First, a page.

Archive for February, 2015

The Seeds You Need


Here in the high-desert Southwest, our cold-weather vegetables need to be planted by mid-March, and so late February is my last good chance to review my seed box and order what I need. This resulted in my sending off a frantic order for sugar snap peas. My attachment to them is strong, largely because I love English (shelling) peas but never find time to shell them. My favorite snap pea is the original Sugar Snap. This variety has some disadvantages: it climbs 5-6 feet and has to be provided with support, the pods have strings and need to be de-stringed before cooking, and it doesn’t have much in the way of disease resistance (although I have had no problems with disease.) It has a single incomparable advantage: flavor that none of the newer, neater varietals can live up to. For best flavor, the peas inside the pod have to be allowed to develop. Don’t pick them in the flat snow-pea stage. Then rinse and string the pods, which is a very quick job, and steam them to eat with butter, stir-fry with some scallion and ginger, or cook them in your own favorite way. Yum.

In my opinion they develop a soapy taste when frozen, so I don’t recommend “putting them by.” Eat mountains of the fresh article and give any extra to people you really like.
The important thing is, order those seeds now.

And don’t forget to plant extra so that you can cut pea shoots. Cut when they are 6-8 inches high, pea shoots are delicious in salads and stir-fries.

Joyous Imbolc! Notes on spring planting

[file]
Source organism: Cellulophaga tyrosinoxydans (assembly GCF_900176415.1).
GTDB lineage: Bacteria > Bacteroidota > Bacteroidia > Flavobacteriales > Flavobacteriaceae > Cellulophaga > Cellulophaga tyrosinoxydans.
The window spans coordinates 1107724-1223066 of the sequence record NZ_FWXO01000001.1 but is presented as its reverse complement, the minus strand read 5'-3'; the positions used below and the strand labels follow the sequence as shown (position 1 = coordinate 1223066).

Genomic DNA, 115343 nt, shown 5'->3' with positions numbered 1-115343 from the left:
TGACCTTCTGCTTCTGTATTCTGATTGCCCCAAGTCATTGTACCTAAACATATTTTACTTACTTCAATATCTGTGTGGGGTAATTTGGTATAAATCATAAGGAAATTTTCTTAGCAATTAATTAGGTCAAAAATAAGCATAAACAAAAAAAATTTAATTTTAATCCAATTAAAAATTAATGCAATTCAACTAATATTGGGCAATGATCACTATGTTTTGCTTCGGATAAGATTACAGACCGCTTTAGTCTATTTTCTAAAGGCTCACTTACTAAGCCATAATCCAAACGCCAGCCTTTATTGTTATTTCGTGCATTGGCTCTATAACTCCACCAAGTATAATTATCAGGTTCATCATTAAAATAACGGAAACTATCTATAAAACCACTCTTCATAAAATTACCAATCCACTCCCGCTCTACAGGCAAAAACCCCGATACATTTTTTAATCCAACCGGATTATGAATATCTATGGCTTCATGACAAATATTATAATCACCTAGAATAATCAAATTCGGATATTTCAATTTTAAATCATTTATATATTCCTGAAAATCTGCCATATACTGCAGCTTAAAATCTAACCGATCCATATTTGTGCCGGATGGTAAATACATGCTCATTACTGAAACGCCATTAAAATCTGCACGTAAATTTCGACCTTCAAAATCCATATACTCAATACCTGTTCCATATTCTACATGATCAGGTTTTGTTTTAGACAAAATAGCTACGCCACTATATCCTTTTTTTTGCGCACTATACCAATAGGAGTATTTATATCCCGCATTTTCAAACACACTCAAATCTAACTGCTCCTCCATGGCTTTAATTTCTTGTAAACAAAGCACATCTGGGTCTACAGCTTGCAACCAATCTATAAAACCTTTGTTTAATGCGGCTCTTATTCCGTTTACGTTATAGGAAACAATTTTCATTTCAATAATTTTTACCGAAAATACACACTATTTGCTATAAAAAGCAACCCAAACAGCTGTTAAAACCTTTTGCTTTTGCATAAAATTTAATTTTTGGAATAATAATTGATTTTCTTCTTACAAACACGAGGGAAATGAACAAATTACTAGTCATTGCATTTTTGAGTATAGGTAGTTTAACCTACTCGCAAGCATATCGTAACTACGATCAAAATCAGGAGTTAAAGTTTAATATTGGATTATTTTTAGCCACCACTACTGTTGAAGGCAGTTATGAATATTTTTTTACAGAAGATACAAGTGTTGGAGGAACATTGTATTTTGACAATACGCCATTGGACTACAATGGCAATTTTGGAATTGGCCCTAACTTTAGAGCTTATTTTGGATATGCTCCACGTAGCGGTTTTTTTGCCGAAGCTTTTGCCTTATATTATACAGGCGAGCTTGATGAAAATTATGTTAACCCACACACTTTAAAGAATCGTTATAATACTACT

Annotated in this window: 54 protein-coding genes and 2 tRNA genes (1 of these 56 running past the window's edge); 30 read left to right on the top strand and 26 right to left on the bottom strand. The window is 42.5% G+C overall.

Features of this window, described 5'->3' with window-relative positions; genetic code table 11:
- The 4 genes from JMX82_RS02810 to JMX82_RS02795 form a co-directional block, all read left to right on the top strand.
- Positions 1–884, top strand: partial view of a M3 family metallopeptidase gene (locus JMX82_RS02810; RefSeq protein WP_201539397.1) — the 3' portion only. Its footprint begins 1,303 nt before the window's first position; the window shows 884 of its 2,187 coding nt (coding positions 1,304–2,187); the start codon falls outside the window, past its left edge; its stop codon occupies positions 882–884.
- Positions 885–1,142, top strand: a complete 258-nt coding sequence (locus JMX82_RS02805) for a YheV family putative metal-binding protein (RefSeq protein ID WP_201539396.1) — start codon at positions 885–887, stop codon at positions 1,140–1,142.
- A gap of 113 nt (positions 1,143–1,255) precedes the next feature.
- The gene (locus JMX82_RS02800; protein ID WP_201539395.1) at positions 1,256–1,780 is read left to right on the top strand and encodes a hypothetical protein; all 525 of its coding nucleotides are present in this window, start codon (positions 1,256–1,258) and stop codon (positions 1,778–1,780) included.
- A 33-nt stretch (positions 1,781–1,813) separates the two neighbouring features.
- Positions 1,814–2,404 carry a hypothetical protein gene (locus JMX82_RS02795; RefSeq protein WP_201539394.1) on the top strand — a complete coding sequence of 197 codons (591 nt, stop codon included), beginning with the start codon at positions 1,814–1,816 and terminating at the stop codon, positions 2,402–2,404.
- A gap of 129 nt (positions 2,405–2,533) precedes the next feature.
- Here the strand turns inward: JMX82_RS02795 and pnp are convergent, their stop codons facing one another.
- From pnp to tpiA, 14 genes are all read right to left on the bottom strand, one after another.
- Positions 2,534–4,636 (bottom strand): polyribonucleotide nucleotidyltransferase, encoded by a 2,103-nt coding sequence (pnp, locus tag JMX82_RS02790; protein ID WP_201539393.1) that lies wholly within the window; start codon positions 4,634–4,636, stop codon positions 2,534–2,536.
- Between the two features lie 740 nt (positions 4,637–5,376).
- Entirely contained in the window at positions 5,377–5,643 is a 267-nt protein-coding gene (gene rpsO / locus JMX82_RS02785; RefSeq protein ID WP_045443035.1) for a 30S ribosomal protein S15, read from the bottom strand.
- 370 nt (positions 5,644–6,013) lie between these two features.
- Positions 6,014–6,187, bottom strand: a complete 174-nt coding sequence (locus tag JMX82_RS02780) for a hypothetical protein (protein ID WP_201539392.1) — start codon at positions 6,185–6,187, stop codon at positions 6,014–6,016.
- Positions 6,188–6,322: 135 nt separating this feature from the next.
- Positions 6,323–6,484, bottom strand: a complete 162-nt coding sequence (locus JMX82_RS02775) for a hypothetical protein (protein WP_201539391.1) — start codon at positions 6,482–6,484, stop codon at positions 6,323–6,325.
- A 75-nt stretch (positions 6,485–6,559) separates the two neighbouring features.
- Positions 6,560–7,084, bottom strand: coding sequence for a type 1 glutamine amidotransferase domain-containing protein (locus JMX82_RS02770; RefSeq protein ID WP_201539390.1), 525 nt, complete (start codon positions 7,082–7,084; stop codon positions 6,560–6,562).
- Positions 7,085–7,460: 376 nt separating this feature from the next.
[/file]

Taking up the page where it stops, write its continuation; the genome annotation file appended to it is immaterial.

When I had a sheep farm, the old Celtic holiday Imbolc was very literal for me. Starting in early February, ewes’ milk flowed and life was everywhere. Today I have a different life in a new place, but this is still the time of year when life begins to flow. Out in the garden, there are warm days when the soil can be dug and manured. The garlic that you planted in the fall pops up at this time of year, and seems to sail through the cold weather to come. The earliest spinach, lettuce, and arugula can be planted as soon as spaces are ready for them. I put frost blankets over some of the patches and don’t cover others, so that they germinate at two different times and provide succession crops.

This is also the time to make sure that all your seed and nursery orders are in. In my last post, I talked a little bit about some vegetables that do very well here. Today I want to talk about nursery stock, and encourage you to try some things that you haven’t tried before. Since I eat a low carbohydrate diet, standard fruits are of very little interest to me, and my interest is in obtaining maximum antioxidants for minimum carbohydrates. Therefore, I concentrate on berries.

I have a few thornless blackberries plants, and last year I planted a lot of goumis. They may fruit this year, but more likely the following year, and I will report back. Three years ago I put in a lot of Crandall black currents, and they fruited heavily last year. They are an American blackcurrant variety native to the west, and do extremely well in central New Mexico. They require some water, but not a lot.The fruits have a nice flavor but are not very sweet, and benefit from a bit of sweetener added. I enjoy a handful of them as a tart treat when I am weeding. I do encourage you to try them. So far I have failed miserably with the English black currents that I love, and I think that in our area they would need a fair amount of shade to do well.

Another success has been the goji berry, or wolfberry. These are fairly drought tolerant, although they require a fair amount of water to get established. The berries taste like a tiny rather sweet tomato, and have large amounts of lycopene. The plants sucker a bit but don’t get out of hand, and do provide you with some offshoots for planting elsewhere.

The western elderberry that I planted a few years ago has flourished mightily, and I will be planting some black elderberries this year. Elders do well in our area if mulched heavily to shade and cool their roots, and they do need watering.

Raintree Nursery has a lot of uncommon fruits, as well as more conventional ones, and the stock that I’ve gotten from them has been very strong. Their catalog is fascinating, full of heirloom varieties, and great for fireside daydreaming.

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